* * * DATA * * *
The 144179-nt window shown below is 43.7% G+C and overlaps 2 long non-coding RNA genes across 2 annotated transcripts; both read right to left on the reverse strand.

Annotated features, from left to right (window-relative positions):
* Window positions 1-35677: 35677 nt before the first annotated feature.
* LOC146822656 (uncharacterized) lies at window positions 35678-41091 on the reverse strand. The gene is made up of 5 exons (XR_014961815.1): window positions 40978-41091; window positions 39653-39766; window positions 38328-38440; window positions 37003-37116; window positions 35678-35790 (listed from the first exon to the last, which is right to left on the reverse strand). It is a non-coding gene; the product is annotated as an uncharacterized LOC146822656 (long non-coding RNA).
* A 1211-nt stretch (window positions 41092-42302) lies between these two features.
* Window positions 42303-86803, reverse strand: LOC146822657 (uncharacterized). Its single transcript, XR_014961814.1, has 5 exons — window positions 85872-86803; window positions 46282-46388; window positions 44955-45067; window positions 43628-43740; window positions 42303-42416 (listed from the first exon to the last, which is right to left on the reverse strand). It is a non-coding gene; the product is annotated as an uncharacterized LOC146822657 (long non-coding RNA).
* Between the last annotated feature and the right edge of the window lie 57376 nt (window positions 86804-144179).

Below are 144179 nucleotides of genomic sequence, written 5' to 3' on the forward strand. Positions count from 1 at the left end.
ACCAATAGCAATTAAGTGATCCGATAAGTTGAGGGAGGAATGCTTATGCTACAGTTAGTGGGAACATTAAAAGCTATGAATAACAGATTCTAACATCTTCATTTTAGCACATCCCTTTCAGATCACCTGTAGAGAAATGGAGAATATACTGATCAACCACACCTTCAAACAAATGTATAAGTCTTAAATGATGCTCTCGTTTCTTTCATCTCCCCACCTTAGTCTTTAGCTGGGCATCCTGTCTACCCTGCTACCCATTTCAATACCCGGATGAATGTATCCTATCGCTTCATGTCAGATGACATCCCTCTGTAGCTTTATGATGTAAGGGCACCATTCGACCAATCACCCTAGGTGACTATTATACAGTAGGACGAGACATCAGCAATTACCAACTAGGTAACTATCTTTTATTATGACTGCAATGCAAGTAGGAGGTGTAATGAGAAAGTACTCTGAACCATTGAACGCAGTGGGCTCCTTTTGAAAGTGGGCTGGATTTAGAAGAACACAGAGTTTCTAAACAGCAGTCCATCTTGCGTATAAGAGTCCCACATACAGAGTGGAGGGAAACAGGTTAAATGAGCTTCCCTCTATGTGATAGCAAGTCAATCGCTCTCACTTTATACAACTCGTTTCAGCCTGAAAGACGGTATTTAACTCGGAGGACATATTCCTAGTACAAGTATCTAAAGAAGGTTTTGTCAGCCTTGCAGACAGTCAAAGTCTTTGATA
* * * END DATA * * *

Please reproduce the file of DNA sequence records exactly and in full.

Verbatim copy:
The 144179-nt window shown below is 43.7% G+C and overlaps 2 long non-coding RNA genes across 2 annotated transcripts; both read right to left on the reverse strand.

Annotated features, from left to right (window-relative positions):
* Window positions 1-35677: 35677 nt before the first annotated feature.
* LOC146822656 (uncharacterized) lies at window positions 35678-41091 on the reverse strand. The gene is made up of 5 exons (XR_014961815.1): window positions 40978-41091; window positions 39653-39766; window positions 38328-38440; window positions 37003-37116; window positions 35678-35790 (listed from the first exon to the last, which is right to left on the reverse strand). It is a non-coding gene; the product is annotated as an uncharacterized LOC146822656 (long non-coding RNA).
* A 1211-nt stretch (window positions 41092-42302) lies between these two features.
* Window positions 42303-86803, reverse strand: LOC146822657 (uncharacterized). Its single transcript, XR_014961814.1, has 5 exons — window positions 85872-86803; window positions 46282-46388; window positions 44955-45067; window positions 43628-43740; window positions 42303-42416 (listed from the first exon to the last, which is right to left on the reverse strand). It is a non-coding gene; the product is annotated as an uncharacterized LOC146822657 (long non-coding RNA).
* Between the last annotated feature and the right edge of the window lie 57376 nt (window positions 86804-144179).

Below are 144179 nucleotides of genomic sequence, written 5' to 3' on the forward strand. Positions count from 1 at the left end.
ACCAATAGCAATTAAGTGATCCGATAAGTTGAGGGAGGAATGCTTATGCTACAGTTAGTGGGAACATTAAAAGCTATGAATAACAGATTCTAACATCTTCATTTTAGCACATCCCTTTCAGATCACCTGTAGAGAAATGGAGAATATACTGATCAACCACACCTTCAAACAAATGTATAAGTCTTAAATGATGCTCTCGTTTCTTTCATCTCCCCACCTTAGTCTTTAGCTGGGCATCCTGTCTACCCTGCTACCCATTTCAATACCCGGATGAATGTATCCTATCGCTTCATGTCAGATGACATCCCTCTGTAGCTTTATGATGTAAGGGCACCATTCGACCAATCACCCTAGGTGACTATTATACAGTAGGACGAGACATCAGCAATTACCAACTAGGTAACTATCTTTTATTATGACTGCAATGCAAGTAGGAGGTGTAATGAGAAAGTACTCTGAACCATTGAACGCAGTGGGCTCCTTTTGAAAGTGGGCTGGATTTAGAAGAACACAGAGTTTCTAAACAGCAGTCCATCTTGCGTATAAGAGTCCCACATACAGAGTGGAGGGAAACAGGTTAAATGAGCTTCCCTCTATGTGATAGCAAGTCAATCGCTCTCACTTTATACAACTCGTTTCAGCCTGAAAGACGGTATTTAACTCGGAGGACATATTCCTAGTACAAGTATCTAAAGAAGGTTTTGTCAGCCTTGCAGACAGTCAAAGTCTTTGATA